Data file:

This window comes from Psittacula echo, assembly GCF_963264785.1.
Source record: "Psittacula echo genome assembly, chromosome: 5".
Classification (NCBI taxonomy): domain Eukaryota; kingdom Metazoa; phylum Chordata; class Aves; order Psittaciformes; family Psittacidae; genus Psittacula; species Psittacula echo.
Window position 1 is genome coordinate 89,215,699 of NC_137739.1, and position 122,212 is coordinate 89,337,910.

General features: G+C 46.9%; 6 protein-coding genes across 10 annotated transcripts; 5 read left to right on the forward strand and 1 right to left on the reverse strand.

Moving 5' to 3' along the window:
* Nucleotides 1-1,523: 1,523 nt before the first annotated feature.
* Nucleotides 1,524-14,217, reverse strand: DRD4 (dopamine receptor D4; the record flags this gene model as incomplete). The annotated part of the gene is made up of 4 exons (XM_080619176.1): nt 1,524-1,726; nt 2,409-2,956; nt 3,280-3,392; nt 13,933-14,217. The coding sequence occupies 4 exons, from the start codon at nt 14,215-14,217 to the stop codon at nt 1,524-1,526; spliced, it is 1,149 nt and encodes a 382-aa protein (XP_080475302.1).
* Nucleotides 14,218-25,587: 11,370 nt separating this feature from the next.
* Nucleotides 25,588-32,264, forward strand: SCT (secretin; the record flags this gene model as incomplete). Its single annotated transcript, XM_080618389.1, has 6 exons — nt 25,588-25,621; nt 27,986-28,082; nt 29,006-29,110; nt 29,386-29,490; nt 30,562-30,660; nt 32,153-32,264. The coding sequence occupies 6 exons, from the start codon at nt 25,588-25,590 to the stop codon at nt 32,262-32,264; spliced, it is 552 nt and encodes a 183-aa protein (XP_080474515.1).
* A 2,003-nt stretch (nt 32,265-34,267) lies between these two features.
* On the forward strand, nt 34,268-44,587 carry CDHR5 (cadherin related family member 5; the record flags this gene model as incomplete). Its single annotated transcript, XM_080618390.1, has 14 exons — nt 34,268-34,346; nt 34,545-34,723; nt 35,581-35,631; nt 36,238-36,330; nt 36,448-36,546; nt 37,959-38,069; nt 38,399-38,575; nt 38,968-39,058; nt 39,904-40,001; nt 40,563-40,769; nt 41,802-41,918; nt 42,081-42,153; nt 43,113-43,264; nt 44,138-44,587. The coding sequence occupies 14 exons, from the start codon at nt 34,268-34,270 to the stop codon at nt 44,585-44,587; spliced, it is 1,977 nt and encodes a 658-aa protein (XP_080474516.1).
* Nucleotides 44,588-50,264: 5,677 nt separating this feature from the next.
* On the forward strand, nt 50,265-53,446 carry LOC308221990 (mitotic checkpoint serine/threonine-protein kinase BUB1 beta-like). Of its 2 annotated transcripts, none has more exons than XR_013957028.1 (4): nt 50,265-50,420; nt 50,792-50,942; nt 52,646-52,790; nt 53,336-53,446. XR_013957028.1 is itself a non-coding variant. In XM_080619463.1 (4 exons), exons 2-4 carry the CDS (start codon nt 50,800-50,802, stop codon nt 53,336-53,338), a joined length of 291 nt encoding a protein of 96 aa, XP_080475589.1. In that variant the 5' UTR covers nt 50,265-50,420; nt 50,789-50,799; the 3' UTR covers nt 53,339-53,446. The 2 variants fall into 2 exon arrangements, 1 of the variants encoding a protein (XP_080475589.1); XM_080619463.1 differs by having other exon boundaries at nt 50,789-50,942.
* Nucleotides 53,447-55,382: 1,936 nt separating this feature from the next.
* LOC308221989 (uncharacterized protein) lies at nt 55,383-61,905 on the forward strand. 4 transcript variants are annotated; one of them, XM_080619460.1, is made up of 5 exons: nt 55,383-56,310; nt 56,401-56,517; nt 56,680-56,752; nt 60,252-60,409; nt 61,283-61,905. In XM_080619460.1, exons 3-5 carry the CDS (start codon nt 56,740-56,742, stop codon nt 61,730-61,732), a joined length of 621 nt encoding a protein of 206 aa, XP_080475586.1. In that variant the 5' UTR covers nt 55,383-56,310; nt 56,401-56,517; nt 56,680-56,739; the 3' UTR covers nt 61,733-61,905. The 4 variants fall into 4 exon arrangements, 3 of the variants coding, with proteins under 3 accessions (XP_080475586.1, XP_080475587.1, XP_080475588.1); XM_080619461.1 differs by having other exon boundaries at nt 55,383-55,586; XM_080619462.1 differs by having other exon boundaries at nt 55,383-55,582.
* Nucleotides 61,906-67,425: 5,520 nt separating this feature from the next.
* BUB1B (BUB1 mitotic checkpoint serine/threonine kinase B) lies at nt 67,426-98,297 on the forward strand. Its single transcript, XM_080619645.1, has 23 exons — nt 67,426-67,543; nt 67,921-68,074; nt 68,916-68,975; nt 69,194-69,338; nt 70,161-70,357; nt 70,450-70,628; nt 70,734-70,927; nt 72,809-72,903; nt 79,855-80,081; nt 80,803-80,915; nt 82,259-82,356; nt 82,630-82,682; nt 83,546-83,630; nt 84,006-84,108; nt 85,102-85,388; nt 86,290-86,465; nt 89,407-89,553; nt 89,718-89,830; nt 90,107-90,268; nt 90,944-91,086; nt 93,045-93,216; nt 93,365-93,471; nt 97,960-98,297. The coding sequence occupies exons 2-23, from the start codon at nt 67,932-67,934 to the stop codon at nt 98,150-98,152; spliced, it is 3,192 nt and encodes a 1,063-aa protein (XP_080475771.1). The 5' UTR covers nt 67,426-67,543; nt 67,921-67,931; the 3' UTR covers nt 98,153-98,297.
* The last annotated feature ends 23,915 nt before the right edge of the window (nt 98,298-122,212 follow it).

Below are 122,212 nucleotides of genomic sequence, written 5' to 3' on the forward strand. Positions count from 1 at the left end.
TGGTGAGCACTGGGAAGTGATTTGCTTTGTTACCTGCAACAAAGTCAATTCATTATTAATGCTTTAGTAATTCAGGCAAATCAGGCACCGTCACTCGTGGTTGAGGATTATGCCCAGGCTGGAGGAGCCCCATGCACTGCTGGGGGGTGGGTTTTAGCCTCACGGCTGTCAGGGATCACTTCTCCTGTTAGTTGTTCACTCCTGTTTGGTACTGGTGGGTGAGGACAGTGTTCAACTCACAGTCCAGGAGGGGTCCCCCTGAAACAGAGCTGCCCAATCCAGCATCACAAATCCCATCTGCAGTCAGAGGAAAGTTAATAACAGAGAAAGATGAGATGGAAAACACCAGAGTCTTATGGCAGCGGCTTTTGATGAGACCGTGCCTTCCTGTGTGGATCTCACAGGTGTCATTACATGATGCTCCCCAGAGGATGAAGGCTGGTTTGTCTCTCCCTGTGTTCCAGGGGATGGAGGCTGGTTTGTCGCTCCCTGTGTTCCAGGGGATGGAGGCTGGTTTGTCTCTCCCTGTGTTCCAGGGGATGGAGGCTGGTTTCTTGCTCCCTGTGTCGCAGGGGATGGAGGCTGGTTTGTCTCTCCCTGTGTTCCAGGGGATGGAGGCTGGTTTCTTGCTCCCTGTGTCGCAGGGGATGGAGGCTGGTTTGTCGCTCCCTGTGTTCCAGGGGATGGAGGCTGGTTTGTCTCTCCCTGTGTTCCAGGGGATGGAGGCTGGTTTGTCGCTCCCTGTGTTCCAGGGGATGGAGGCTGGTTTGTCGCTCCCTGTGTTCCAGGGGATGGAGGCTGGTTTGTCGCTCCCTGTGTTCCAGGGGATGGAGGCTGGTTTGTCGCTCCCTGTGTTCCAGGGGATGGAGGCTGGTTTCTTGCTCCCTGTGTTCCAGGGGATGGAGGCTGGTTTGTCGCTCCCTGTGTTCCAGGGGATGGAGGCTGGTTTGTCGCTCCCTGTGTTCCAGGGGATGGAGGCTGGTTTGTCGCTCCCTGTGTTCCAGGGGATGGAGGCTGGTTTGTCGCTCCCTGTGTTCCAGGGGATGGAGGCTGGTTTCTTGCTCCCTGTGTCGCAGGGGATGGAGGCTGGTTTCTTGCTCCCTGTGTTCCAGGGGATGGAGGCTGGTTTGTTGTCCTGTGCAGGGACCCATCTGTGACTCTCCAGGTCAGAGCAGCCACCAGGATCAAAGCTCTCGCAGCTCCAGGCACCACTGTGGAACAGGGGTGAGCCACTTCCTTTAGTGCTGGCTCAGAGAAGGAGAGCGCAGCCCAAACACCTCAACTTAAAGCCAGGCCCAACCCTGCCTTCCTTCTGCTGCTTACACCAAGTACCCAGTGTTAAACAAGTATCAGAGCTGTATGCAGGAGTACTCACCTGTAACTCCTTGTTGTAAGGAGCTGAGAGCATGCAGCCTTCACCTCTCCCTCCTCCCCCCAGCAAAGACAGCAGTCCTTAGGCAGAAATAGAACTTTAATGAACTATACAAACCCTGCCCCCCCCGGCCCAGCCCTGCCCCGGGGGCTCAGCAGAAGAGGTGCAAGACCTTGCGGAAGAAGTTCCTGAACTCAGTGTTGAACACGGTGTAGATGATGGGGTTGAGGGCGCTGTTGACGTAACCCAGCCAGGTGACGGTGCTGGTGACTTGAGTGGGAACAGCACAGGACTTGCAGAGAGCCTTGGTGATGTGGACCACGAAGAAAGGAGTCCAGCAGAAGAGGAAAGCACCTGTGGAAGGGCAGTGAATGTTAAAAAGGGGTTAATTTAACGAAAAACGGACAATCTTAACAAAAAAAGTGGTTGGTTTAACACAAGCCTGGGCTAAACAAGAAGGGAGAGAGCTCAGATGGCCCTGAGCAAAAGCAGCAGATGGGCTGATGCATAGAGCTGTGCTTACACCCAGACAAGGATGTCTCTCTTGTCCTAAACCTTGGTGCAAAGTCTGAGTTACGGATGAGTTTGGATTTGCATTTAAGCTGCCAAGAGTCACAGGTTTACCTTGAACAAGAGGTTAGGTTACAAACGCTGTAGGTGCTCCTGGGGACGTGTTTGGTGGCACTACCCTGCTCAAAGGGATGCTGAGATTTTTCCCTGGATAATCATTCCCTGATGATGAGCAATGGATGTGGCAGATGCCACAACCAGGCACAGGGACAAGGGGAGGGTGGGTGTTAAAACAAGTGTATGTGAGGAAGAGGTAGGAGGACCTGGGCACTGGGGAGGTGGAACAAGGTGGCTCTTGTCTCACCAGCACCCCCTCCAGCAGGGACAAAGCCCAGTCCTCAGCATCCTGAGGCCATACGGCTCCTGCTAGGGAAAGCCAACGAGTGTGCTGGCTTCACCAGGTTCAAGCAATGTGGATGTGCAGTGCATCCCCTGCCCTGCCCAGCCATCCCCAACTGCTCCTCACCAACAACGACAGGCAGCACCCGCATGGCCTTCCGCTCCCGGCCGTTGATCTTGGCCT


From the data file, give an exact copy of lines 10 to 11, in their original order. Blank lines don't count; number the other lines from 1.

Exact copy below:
* Nucleotides 25,588-32,264, forward strand: SCT (secretin; the record flags this gene model as incomplete). Its single annotated transcript, XM_080618389.1, has 6 exons — nt 25,588-25,621; nt 27,986-28,082; nt 29,006-29,110; nt 29,386-29,490; nt 30,562-30,660; nt 32,153-32,264. The coding sequence occupies 6 exons, from the start codon at nt 25,588-25,590 to the stop codon at nt 32,262-32,264; spliced, it is 552 nt and encodes a 183-aa protein (XP_080474515.1).
* A 2,003-nt stretch (nt 32,265-34,267) lies between these two features.